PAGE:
null checks vs. class resolution, and translation strategy for casts

John Rose john.r.rose at
Wed Apr 8 18:43:20 UTC 2020

The latest translation strategies for inline classes involve
two classfiles, one for the actual inline class C and one for
its reference projection N.  The reference projection N exists
to provide a name for the type “C or null”.  As we all know
on this list, this is a surprisingly pleasant way to handle the
problem of representing the two types.

(This was a surprise to me; I had assumed from the beginning
of the project that our build-out of new descriptors, including
Q-types, would inevitably provide the natural way for the JVM
to express null vs. non-null versions of the same nominal class.
But this failed to correspond to a language-level type system
that was workable, and also broke binary compatibility in some
cases where we wished to migrate old L-types to new Q-types.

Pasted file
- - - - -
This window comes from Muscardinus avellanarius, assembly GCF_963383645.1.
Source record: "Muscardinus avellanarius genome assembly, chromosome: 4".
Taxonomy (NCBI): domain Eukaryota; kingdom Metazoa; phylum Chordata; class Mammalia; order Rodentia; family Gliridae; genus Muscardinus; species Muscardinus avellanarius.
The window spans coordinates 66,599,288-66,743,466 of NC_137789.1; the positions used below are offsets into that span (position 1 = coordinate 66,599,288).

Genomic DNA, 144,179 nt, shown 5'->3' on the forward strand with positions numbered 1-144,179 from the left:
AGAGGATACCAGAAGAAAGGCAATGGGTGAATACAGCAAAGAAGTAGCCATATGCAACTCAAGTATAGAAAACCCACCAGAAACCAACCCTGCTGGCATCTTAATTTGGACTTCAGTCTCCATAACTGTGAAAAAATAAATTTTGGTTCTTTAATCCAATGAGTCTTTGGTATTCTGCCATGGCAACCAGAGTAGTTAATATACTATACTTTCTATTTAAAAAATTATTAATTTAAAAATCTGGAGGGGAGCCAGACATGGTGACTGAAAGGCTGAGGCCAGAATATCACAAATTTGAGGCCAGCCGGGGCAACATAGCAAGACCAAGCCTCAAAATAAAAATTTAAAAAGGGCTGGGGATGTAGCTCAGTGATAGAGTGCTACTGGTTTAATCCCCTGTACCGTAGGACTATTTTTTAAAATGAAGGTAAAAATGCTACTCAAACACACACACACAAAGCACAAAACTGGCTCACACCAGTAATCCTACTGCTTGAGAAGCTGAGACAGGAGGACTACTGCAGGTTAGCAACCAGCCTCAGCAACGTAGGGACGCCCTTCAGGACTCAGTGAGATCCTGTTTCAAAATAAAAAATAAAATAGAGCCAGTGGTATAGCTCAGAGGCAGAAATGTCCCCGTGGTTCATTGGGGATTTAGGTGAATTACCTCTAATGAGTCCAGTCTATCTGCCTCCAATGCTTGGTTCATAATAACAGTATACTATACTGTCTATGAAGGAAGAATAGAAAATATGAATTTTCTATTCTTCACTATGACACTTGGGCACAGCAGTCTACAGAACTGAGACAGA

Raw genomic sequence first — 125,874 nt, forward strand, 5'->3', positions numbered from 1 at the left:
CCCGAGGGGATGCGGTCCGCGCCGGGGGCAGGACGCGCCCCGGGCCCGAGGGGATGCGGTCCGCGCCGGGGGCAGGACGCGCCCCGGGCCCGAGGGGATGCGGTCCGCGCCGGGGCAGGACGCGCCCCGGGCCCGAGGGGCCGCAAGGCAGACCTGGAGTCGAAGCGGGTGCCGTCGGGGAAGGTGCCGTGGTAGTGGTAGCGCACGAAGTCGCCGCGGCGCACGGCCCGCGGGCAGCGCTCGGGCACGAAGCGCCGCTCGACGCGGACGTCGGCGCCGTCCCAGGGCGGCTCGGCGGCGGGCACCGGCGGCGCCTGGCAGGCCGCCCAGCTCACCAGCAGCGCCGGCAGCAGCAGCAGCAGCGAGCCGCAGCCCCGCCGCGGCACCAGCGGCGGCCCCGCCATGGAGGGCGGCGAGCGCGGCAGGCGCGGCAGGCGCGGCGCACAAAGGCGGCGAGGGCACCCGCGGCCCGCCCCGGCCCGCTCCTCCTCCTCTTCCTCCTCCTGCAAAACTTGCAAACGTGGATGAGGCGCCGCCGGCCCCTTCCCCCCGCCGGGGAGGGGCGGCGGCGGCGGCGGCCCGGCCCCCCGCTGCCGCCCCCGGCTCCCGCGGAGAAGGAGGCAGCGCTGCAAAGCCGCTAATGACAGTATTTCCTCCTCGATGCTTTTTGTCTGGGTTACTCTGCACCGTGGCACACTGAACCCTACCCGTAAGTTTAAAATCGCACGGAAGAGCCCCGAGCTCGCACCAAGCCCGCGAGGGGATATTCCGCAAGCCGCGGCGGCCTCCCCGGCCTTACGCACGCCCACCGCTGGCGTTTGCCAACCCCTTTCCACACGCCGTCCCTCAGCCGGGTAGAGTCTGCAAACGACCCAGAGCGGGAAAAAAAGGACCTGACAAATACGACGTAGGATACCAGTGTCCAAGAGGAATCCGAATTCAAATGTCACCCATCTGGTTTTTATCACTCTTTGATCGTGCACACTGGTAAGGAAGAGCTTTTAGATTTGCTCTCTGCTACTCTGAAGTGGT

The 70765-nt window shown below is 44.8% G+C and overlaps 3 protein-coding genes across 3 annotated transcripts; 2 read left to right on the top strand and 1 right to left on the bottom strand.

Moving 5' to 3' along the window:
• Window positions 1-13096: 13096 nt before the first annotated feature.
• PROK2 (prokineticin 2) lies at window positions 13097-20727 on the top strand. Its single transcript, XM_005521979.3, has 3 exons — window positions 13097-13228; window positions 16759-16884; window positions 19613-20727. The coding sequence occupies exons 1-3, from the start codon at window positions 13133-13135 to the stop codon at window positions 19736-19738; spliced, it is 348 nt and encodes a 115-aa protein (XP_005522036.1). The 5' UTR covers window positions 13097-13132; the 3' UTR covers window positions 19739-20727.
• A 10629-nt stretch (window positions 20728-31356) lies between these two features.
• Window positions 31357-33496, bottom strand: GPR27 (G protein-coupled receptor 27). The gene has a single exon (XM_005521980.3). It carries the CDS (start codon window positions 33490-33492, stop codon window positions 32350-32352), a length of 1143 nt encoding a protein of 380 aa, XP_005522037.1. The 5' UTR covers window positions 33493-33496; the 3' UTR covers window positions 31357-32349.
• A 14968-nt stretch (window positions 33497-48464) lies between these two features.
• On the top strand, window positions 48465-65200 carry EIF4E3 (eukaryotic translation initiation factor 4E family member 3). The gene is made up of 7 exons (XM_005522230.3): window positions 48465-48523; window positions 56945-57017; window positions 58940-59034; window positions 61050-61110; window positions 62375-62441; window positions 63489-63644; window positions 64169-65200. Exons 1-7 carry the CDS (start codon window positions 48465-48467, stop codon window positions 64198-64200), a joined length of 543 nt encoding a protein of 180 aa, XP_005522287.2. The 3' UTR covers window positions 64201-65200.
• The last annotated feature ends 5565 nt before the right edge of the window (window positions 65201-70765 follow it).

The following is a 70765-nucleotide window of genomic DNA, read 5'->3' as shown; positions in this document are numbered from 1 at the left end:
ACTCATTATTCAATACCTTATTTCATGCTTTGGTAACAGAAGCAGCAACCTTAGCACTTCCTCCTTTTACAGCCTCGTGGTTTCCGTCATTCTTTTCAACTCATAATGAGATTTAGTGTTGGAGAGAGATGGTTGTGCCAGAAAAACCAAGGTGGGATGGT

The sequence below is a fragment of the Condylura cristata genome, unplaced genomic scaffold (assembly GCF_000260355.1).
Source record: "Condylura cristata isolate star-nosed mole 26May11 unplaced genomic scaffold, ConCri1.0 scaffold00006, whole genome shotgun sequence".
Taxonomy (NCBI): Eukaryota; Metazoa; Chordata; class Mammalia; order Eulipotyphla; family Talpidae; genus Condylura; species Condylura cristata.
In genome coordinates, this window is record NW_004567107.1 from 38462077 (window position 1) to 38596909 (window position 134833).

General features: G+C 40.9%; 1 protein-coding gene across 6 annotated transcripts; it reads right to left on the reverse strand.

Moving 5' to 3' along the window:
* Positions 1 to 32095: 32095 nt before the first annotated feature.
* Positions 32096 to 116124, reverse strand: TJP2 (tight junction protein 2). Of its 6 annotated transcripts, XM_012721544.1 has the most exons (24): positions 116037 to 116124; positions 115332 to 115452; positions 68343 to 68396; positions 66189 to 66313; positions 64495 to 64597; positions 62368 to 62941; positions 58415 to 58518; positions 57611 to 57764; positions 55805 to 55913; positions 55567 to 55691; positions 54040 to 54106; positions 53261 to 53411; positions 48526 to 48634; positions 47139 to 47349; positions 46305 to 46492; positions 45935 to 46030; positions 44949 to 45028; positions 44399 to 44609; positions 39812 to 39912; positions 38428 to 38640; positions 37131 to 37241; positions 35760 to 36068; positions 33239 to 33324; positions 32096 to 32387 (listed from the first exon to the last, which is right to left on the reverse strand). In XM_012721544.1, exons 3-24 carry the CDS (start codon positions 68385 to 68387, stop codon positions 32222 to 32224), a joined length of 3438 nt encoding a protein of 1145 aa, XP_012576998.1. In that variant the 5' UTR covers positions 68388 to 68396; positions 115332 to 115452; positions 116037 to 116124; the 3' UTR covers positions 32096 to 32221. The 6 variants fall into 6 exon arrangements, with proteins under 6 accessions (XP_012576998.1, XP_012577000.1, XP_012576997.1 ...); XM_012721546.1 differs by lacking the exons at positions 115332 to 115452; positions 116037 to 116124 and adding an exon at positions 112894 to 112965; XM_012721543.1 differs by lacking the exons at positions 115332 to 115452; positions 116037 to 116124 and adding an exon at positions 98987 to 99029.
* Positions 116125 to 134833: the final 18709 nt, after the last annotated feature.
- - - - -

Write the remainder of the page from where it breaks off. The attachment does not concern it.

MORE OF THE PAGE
Having names for both C and N fixes both problems, with
surprisingly little cost to the JVM’s model of types.)

But there’s a problem in this translation strategy with null values
which needs resolution.  To be quite precise, this problem requires
careful non-resolution.  The issue is the exact sequencing of the
JVM’s intrinsic null-checking operations as applied to types
which may or may not be inline classes.

(One of the delights of working on a compatible language a
quarter century old is that there’s always more to the story,
because however simple your model of things might seem,
there’s always some 25-year-old constraint you have to cope
with, that adds surprising complexity to your simple mental
model.  Today’s topic is null checking of the instanceof and
checkcast instructions, which we just discussed in a Zoom
meeting—special thanks to Dan H. and Remi and Fred P. for
guiding me in this topic.)